Last Sunday my wife wanted bagels for breakfast; since shelter in place, ours has been the “house of carbs.” She did a direct (business name) search to see if our closest local bagel shop was open. Google indicated it was, at 7 am. She then drove there only to discover the online information was wrong and the shop was closed.
She then went to another bagel shop a bit farther away and found it was open, although with a long line. Eventually they filled her order and secured the business.
Simple story, Larger Lessons
So, what do bagels have to do with local listings?
This very simple, anecdotal story illustrates something more significant: incorrect online information can lead to abandonment by consumers and the substitution of new competitors. Where is my wife likely to go next time we get bagels: store # 1 or store # 2? Exactly. In fact, there's a reasonable chance that we won't return to that original bagel shop despite it being relatively close to our home - at least as long as the pandemic persists. Consumers are forming new habits (see e-commerce), including trying new businesses.
Two separate studies (2014, 2018) argue that consumers tend to blame the local business rather than the search site or publisher directory if online information or directions are inaccurate. Google's brand equity and usage inertia transcend any isolated problems with individual business listings. Bad data won't harm Google usage in other words.
But almost every local listing on Google now carries a disclaimer: “hours or services may differ.” This message discounts the reliability of the information on the local profile. Google does this to protect itself but perhaps more importantly to alert the consumer that the information, as in the above example, may be inaccurate. Effectively the disclaimer communicates, "don't rely on this information."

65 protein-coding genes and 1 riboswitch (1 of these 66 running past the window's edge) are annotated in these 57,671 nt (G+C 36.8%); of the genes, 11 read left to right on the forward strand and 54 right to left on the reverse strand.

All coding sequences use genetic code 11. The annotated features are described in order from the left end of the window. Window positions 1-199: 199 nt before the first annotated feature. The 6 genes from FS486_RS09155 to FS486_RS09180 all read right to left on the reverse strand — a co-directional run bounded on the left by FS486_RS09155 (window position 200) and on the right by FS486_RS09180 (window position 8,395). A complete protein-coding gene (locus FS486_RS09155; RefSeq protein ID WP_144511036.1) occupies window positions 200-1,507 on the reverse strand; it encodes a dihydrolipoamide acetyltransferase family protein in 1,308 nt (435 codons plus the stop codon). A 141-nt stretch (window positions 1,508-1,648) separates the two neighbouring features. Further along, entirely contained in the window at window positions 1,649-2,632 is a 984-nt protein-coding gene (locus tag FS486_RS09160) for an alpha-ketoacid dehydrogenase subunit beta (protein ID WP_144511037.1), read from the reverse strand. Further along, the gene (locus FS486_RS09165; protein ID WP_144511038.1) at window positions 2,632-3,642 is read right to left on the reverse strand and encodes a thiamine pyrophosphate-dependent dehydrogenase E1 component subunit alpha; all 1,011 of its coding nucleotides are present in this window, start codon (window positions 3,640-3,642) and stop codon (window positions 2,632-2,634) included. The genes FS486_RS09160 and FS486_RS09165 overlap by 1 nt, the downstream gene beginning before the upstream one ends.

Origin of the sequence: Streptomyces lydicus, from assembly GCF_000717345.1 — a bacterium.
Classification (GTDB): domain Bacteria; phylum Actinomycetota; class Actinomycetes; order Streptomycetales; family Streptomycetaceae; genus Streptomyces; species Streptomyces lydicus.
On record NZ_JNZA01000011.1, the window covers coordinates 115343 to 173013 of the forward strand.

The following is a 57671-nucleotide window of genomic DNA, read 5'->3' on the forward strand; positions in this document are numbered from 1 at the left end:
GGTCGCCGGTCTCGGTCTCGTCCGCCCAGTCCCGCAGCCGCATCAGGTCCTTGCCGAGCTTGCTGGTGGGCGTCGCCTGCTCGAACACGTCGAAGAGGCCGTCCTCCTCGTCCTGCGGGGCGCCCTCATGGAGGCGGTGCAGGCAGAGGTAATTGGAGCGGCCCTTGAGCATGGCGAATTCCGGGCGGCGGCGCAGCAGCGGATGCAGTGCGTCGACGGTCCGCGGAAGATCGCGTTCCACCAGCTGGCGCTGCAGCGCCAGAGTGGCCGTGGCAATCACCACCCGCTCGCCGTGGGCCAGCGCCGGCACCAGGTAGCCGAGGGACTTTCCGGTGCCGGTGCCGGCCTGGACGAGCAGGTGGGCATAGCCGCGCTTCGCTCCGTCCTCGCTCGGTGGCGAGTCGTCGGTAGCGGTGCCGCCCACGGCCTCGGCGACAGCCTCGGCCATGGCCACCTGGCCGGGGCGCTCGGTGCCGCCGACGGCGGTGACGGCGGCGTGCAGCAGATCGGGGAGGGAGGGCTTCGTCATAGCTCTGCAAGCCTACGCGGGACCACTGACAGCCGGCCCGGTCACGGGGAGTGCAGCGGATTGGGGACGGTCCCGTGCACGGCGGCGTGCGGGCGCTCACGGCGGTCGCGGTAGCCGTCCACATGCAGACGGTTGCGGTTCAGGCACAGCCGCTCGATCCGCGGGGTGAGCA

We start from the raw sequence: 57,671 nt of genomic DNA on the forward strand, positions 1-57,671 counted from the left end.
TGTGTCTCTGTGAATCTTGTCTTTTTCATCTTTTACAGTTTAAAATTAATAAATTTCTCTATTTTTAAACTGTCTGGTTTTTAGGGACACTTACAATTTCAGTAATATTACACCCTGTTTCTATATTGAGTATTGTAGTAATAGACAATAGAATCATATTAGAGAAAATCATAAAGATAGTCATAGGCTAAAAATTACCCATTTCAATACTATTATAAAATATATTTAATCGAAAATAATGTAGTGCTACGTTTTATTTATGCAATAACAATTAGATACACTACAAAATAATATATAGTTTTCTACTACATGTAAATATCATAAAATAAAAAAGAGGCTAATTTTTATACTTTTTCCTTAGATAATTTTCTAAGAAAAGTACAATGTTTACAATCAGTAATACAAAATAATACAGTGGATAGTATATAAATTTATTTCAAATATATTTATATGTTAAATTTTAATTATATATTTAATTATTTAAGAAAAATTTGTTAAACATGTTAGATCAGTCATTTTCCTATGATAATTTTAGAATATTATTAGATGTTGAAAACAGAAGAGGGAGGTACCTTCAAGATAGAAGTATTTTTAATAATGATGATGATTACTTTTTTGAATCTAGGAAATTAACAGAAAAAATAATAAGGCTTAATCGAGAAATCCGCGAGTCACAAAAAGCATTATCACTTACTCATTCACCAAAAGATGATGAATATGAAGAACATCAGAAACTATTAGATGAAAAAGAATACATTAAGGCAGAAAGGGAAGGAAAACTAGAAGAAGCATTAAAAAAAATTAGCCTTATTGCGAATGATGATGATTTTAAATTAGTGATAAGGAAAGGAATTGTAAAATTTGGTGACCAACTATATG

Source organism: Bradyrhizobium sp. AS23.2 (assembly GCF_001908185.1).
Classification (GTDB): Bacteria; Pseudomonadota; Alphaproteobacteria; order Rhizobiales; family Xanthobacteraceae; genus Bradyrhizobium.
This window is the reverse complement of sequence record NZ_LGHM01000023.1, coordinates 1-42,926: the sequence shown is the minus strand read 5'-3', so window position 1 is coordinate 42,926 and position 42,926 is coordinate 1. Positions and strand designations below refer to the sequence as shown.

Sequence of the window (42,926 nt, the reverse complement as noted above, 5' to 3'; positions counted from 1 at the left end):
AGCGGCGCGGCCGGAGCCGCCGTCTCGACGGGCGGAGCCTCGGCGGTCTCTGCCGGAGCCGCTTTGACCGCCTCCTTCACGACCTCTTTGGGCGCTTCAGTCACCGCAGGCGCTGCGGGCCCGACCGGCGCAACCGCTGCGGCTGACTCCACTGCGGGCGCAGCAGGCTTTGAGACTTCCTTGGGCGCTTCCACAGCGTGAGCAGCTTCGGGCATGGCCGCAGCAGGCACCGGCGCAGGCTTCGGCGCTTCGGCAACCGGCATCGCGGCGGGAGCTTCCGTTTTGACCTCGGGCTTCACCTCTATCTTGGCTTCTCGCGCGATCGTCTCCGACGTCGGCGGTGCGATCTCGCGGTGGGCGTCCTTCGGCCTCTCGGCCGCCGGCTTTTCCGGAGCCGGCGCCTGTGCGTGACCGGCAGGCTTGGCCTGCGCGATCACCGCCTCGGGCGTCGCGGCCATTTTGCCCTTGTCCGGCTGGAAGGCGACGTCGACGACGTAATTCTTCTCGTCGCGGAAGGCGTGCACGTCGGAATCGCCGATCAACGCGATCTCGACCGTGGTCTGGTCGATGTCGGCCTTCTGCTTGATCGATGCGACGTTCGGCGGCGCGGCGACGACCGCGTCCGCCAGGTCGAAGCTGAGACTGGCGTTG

Failure to claim and update
One reason for these disclaimers is the fact that a substantial number of local businesses haven't claimed their Google My Business (GMB) profiles. And among those that have, some percentage hasn't updated them during the outbreak.
A November 2016 study from BrandMuscle found that 56% of local businesses hadn't claimed their GMB profiles. A follow-up survey in 2019 found the number had dropped to about 40%. I wouldn't say these numbers are definitive; they're directional indicators of the current state of GMB profile verification.
The only recourse for the consumer right now is to call the business and confirm their hours - Uberall data shows that calls to local businesses have spiked over the past three months - unless there's a GMB / COVID Post that reflects this (eg, “we ' re open, new hours ”). According to a 2019 review of roughly 2,000 GMB profiles by Ben Fisher, about 60% had published at least one GMB Post at some point, although only 18% had done so in the past seven days - Posts traditionally expire after 7 days. This argues that probably only a minority of businesses are using Posts to communicate COVID-related updates.
Yelp actually is doing a better job than Google right now of conveying reliable profile information. COVID updates on Yelp local business profiles indicate the date of the most recent update to let users know how “fresh” the information is. This better enables consumers to judge for themselves whether to rely on it.
No More 'Walk-ins'
Local businesses cannot afford to lose customers right now, let alone repeat business, when walk-ins can no longer be relied upon as a primary source of revenue. The crisis is calling upon SMBs to become much more sophisticated about digital marketing almost overnight.
A fully optimized presence on GMB and other key sites is now mandatory. SMBs also need a sufficient number of positive reviews, and they must offer online ordering / booking or e-commerce to make it easy and convenient to buy from them.
Any failure along the digital customer journey could result in consumer defections and the long-term loss of business. That very quickly becomes an existential threat to local business survival.